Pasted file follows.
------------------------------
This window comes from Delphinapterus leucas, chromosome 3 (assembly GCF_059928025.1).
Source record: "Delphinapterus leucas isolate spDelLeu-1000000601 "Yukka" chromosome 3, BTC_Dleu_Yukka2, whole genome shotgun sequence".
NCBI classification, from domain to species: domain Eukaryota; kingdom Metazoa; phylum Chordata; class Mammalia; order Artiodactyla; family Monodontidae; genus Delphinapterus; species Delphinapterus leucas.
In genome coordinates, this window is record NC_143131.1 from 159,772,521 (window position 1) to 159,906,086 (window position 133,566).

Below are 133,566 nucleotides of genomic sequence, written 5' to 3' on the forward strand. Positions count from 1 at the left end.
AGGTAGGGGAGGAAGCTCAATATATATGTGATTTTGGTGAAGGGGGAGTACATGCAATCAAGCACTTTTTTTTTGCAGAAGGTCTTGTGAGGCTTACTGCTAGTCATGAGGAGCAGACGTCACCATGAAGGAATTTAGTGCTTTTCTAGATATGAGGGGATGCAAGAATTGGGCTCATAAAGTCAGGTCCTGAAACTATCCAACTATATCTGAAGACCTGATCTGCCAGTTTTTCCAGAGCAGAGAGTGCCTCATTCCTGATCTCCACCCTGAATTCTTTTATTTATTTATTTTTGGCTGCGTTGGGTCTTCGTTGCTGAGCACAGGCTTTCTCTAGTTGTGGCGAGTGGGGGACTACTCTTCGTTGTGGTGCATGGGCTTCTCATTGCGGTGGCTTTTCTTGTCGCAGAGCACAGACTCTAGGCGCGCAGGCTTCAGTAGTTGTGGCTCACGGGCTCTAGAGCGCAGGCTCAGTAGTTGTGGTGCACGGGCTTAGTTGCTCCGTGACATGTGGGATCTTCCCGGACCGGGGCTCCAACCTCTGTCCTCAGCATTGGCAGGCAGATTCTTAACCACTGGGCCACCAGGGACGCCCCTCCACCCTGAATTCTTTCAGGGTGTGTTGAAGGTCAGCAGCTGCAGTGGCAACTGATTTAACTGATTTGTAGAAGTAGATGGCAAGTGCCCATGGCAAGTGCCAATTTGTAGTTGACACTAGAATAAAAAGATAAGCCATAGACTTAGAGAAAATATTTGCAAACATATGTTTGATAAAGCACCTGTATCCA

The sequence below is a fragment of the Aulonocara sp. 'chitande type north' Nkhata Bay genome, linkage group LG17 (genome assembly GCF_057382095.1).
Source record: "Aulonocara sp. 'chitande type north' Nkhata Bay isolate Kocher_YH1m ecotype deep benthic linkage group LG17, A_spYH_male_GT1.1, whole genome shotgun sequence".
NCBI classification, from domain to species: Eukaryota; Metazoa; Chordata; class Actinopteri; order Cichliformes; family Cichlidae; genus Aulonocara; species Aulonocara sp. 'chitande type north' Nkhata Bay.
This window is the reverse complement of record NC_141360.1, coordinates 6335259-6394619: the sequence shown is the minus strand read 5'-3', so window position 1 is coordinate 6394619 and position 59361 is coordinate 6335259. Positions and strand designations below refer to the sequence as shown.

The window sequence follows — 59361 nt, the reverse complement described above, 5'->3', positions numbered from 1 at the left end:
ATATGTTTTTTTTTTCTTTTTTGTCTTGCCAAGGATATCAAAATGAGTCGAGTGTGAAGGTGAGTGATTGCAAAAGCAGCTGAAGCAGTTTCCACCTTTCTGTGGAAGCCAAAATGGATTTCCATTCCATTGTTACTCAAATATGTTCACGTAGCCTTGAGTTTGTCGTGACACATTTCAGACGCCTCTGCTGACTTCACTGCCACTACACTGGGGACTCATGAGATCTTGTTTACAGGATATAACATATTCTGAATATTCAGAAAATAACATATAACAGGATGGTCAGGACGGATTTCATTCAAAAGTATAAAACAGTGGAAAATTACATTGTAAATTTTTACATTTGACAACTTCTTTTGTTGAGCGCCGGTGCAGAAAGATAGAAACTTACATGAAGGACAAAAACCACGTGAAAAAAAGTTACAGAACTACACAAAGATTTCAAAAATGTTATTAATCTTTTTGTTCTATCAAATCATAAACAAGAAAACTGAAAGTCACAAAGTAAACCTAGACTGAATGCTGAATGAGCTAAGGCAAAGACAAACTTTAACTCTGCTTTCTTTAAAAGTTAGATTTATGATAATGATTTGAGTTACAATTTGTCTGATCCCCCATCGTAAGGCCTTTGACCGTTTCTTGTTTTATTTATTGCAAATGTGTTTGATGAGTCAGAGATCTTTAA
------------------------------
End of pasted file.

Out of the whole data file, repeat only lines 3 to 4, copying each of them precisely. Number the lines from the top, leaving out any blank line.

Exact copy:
NCBI classification, from domain to species: domain Eukaryota; kingdom Metazoa; phylum Chordata; class Mammalia; order Artiodactyla; family Monodontidae; genus Delphinapterus; species Delphinapterus leucas.
In genome coordinates, this window is record NC_143131.1 from 159,772,521 (window position 1) to 159,906,086 (window position 133,566).